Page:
NFC North teams added dozens of intriguing young players over the weekend. They filled glaring holes and added to already-established strengths. Some areas remain weak, of course, while other selections created new storylines we hadn't anticipated.
So here's my post-draft plan. We'll use this post to lay out the unfilled holes and new storylines and then circle back over the next days and weeks as needed. I'll also sprinkle in some interesting and/or offbeat stories that emerged from the draft but would have been buried if I had posted them over the weekend.
Issue: The Green Bay Packers continued signaling potential change at left tackle.
Analysis: Coach Mike McCarthy said in March that the team needed better play from its left tackle position, manned last season by Marshall Newhouse. Then the Packers went out and drafted Colorado's David Bakhtiari and Cornell's J.C. Tretter in the fourth round. Bakhtiari has played left and right tackle; Tretter played tackle as well but might project as a guard. Saturday, McCarthy left all options open at the position -- including moving right tackle Bryan Bulaga back to the position he played at Iowa. McCarthy also said he is "really counting" on Derek Sherrod, the Packers' top pick in 2011 who hasn't played since breaking his leg late that season, to compete for the job. Don Barclay, who started four games last season at right tackle (plus another two in the playoffs), is also in the mix. Suddenly, the Packers have six legitimate possibilities to compete for the left and right tackle spots if they want. Moving Bulaga isn't as easy as it sounds, and there is something to be said for leaving him at a position he has excelled at. But it's telling that the Packers are even considering it.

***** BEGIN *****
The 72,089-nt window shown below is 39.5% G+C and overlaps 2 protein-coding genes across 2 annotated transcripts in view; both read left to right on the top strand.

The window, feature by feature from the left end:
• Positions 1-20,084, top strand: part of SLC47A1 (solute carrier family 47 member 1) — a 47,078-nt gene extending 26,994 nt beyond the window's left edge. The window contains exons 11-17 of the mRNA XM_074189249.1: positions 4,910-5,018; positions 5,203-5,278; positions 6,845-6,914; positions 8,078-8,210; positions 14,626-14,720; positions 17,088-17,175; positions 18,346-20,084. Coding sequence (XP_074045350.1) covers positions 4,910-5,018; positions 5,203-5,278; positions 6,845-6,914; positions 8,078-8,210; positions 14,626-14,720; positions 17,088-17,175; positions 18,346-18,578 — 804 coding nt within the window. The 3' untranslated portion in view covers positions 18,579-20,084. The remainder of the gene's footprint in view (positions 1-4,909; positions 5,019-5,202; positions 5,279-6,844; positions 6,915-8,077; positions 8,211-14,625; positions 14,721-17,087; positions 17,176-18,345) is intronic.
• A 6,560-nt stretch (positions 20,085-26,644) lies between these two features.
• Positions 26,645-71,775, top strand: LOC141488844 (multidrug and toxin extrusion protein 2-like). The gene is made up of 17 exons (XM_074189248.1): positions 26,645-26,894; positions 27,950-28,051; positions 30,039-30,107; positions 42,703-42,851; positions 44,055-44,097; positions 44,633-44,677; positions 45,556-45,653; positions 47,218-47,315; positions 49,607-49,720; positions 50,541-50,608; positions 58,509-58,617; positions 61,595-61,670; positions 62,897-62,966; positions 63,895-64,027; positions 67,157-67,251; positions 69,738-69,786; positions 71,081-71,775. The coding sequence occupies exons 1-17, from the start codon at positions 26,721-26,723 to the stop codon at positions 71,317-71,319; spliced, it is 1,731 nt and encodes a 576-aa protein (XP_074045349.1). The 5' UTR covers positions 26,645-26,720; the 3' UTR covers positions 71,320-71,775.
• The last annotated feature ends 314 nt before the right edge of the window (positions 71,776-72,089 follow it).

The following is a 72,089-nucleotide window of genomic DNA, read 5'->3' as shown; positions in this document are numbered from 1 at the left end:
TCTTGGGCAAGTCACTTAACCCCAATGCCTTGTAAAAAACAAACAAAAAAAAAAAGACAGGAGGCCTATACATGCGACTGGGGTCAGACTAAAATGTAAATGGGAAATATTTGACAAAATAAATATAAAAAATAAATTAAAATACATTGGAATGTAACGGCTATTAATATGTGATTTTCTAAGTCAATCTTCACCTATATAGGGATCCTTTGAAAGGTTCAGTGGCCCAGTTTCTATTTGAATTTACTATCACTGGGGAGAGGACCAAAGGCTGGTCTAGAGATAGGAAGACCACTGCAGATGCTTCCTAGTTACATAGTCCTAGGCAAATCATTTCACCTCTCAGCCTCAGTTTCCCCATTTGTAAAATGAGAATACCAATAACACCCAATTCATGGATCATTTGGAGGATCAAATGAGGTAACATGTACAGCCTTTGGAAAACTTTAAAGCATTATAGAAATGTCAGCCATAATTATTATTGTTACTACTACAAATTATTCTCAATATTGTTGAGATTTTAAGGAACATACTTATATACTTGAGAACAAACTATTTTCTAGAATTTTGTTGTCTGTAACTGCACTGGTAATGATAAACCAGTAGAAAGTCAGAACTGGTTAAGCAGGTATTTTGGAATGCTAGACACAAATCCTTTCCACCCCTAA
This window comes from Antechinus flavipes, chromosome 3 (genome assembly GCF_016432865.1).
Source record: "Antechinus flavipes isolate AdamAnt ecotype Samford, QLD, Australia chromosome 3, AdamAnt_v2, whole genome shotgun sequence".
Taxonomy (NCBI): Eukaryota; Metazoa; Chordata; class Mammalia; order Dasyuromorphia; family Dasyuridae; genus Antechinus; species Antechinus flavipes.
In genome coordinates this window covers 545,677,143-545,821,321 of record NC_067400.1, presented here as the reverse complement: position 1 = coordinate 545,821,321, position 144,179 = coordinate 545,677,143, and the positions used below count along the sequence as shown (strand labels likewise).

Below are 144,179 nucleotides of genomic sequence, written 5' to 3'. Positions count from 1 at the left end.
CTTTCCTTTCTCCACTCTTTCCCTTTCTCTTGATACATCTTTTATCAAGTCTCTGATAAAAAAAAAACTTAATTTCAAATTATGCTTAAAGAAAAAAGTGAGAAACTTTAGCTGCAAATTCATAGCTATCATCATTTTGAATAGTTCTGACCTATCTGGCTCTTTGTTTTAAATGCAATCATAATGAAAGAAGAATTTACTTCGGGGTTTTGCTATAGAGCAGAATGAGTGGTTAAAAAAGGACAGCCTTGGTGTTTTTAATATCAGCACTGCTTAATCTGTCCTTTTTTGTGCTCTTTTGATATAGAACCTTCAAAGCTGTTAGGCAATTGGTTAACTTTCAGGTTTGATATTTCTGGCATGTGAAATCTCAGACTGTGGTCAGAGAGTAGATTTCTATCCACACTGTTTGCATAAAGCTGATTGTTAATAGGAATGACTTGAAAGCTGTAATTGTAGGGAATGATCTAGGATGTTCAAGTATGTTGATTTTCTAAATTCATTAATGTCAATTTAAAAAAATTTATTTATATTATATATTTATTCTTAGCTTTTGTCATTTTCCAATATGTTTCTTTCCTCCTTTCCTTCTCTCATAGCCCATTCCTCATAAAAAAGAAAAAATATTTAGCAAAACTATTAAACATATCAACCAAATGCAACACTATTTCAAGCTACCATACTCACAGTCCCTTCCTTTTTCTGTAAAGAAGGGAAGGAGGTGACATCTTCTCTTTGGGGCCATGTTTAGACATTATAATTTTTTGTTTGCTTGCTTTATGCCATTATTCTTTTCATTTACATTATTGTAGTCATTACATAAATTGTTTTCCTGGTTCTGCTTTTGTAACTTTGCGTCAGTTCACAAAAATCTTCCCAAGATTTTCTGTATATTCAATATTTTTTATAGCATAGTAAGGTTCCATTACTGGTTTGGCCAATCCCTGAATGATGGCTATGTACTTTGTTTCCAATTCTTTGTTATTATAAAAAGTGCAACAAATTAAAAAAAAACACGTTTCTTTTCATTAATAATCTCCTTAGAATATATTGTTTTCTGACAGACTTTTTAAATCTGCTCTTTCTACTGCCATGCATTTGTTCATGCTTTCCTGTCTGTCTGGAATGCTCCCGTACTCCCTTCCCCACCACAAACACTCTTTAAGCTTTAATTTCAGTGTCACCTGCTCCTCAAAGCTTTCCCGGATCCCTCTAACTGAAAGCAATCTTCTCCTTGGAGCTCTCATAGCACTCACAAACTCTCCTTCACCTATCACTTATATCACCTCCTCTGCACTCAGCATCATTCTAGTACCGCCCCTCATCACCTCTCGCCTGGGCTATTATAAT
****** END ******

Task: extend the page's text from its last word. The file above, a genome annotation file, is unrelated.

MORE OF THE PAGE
Issue: The Packers drafted 11 players, but none of them were safeties.
Analysis: General manager Ted Thompson said afterwards that he has faith in incumbents M.D. Jennings and Jerron McMillian, who will compete to play alongside Morgan Burnett. We'll see if the Packers feel compelled to kick the tires on a veteran. Among those available are Quintin Mikell, Kerry Rhodes and Gerald Sensabaugh. Historically, the Packers' approach has been to evaluate younger incumbents first before seeking veteran replacements elsewhere.
Issue: None of the Minnesota Vikings' nine draft choices play middle linebacker.
Analysis: We should note that the Vikings used a seventh-round pick on Penn State's Michael Mauti, who has been projected as a middle/inside linebacker by some. But Mauti is recovering from his third career ACL tear and can't be counted on to fill any sort of significant role. Internal candidates include Erin Henderson, the strong-side linebacker whom the Vikings have said could play inside if needed, and 2012 seventh-round pick Audie Cole. The elephant in the room is veteran Brian Urlacher, who was reported at one point this spring to have had conversations with Vikings officials. Urlacher isn't anything close to the profile of the player general manager Rick Spielman typically brings in, but this is an extenuating circumstance. Remember, the Vikings used their nickel defense on 58.9 percent of their snaps last season. Whomever plays middle linebacker for the Vikings could be off the field for two of every five snaps.